Military families getting ready to retire after 20-plus years have a lot on their plate as they transition to civilian life. What's up next on the career front? Where will they land location-wise? How will the kids cope? With all that going on, it's easy to understand how making a sound decision as it relates to the Survivor Benefit Plan could tumble down the list of priorities. Don't let that happen, and give the SBP decision the attention it deserves.
This important program allows retirees to protect up to 55% of their retirement income for their loved ones. If you're still serving and retirement-eligible, you are fully covered by SBP at no cost. However, when you retire, you will have to decide whether you want to sign up and pay for the protection.
At USAA, we believe that most retirees will be best served by signing up for full coverage, covering their entire retirement check. Of course, this decision is part of your overall financial plan, so there are exceptions. Heck, you may have won the lottery last month or, perhaps, other factors diminish the importance of SBP's protection.
If you are in the decision window, here are five factors to consider.
1. SBP Provides a Lot of Protection.
This is where most people doing an independent analysis of SBP swing and miss. They undervalue the protection the program provides and just how costly it is to replicate. For example, let's say that the military member's monthly retirement check was $5,800. When you look at what it would cost to replace the income it would provide to the beneficiary -- initially, $3,190 a month -- without SBP, the number, depending on your assumptions, would be around $1 million in permanent life insurance. That's a lot of protection.
2. SBP Benefits Are Inflation-Adjusted.
One reason the SBP benefit is so valuable is that it increases each year based on inflation. These days, the idea of inflation adjustments resonates a bit more with people. But even with moderate 2.5% inflation increases, that initial benefit of $3,190 would increase to more than $80,000 a year in 30 years when the beneficiary would likely be in his or her late 60s or early 70s. Inflation-adjusted income streams provide real peace of mind.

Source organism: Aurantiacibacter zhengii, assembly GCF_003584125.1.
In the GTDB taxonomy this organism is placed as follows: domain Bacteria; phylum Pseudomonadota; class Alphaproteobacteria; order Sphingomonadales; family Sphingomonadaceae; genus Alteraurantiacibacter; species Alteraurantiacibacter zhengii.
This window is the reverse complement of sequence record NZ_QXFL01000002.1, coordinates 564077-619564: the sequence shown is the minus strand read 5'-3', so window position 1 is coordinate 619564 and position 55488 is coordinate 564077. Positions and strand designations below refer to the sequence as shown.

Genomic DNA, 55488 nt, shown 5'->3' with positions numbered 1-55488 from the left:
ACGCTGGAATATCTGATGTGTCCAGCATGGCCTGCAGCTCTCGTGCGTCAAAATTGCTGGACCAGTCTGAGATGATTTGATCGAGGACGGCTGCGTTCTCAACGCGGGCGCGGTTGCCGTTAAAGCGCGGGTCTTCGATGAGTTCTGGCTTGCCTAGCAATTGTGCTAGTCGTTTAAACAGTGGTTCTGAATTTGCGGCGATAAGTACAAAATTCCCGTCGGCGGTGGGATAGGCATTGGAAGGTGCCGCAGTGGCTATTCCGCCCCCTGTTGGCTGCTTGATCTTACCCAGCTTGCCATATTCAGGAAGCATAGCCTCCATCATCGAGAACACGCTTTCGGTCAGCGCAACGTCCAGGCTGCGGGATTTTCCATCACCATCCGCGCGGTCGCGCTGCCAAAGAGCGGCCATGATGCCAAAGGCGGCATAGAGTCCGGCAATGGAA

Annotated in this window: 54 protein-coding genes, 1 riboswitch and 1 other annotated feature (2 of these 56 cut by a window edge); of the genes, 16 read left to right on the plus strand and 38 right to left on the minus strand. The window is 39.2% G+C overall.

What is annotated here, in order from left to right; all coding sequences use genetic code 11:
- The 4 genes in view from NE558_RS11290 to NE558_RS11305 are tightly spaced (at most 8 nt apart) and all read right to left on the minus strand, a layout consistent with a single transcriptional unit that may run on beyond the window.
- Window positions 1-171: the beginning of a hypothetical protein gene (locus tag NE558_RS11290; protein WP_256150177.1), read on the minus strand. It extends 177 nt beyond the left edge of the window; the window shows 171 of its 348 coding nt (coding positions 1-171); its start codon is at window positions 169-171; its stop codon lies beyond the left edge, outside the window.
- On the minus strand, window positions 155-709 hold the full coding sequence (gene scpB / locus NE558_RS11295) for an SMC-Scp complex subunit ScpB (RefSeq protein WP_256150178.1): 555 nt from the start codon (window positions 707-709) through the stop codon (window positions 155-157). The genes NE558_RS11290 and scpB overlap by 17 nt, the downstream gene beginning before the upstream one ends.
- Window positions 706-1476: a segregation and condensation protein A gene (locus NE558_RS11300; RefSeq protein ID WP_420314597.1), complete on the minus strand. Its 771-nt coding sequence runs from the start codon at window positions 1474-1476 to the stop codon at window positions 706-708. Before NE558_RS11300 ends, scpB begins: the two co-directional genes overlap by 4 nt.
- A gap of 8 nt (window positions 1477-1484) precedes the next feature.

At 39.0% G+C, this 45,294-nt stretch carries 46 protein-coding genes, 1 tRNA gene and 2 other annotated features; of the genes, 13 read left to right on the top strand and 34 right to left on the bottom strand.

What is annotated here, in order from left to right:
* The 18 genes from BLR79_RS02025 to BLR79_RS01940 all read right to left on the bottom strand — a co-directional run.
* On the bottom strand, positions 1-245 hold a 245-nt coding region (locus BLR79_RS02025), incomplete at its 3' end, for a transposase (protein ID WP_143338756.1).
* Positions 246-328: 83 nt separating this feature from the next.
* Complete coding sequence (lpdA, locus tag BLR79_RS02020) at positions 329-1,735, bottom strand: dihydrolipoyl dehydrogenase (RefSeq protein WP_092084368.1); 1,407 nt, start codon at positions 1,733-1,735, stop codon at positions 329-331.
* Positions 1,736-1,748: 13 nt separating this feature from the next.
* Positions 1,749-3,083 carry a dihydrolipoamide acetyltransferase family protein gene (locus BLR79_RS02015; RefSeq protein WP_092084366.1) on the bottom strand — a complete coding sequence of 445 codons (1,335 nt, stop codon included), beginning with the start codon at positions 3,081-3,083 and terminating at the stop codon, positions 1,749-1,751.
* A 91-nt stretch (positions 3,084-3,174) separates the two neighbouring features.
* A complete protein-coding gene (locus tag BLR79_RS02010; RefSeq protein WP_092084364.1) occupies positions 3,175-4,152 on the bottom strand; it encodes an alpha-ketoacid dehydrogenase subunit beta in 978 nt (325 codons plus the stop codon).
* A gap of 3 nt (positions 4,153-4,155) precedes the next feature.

3. SBP Is Subsidized and Reasonable.
In the many conversations I've had regarding SBP, this is the one topic that consistently comes up as what I would call a roadblock. In the scenario I've been using here, the initial cost for full SBP coverage for the spouse would be $377 a month. That's not peanuts. However, it's likely a fraction of what it would cost to buy $1 million of permanent life insurance. It's also important to remember that SBP is paid for on a pretax basis. It's a bit different for those serving in the National Guard and reserve, but it's still critical to understand your RC-SBP options and costs. If you are looking at other options and comparing costs, don't forget that if you don't take SBP, you won't simply have the full 6.5% contribution at your disposal: The tax hit may leave you with a lot less.
4. SBP Lasts a Lifetime.
This is why I think you may be creating a gap if you compare SBP to term life insurance. It's my belief that if you're going to try to recreate SBP protection with an insurance product, it should be a permanent product. In most cases, I don't think the insurance will compare favorably, but it does provide additional features and benefits.
5. SBP Is Easy.
Can you put a price tag on "easy?" Probably not, but it's something that's always on my mind in discussions or planning for surviving the loss of your spouse. Just sign up without any qualification or exams. After that, rest easy knowing the security and sense of well-being that a monthly "paycheck" would provide to a survivor without any management or decisions required. All this is just another element of the "value" SBP provides.
If your family is facing the SBP decision, be deliberate, be thoughtful and, when in doubt, full coverage is a fine default.
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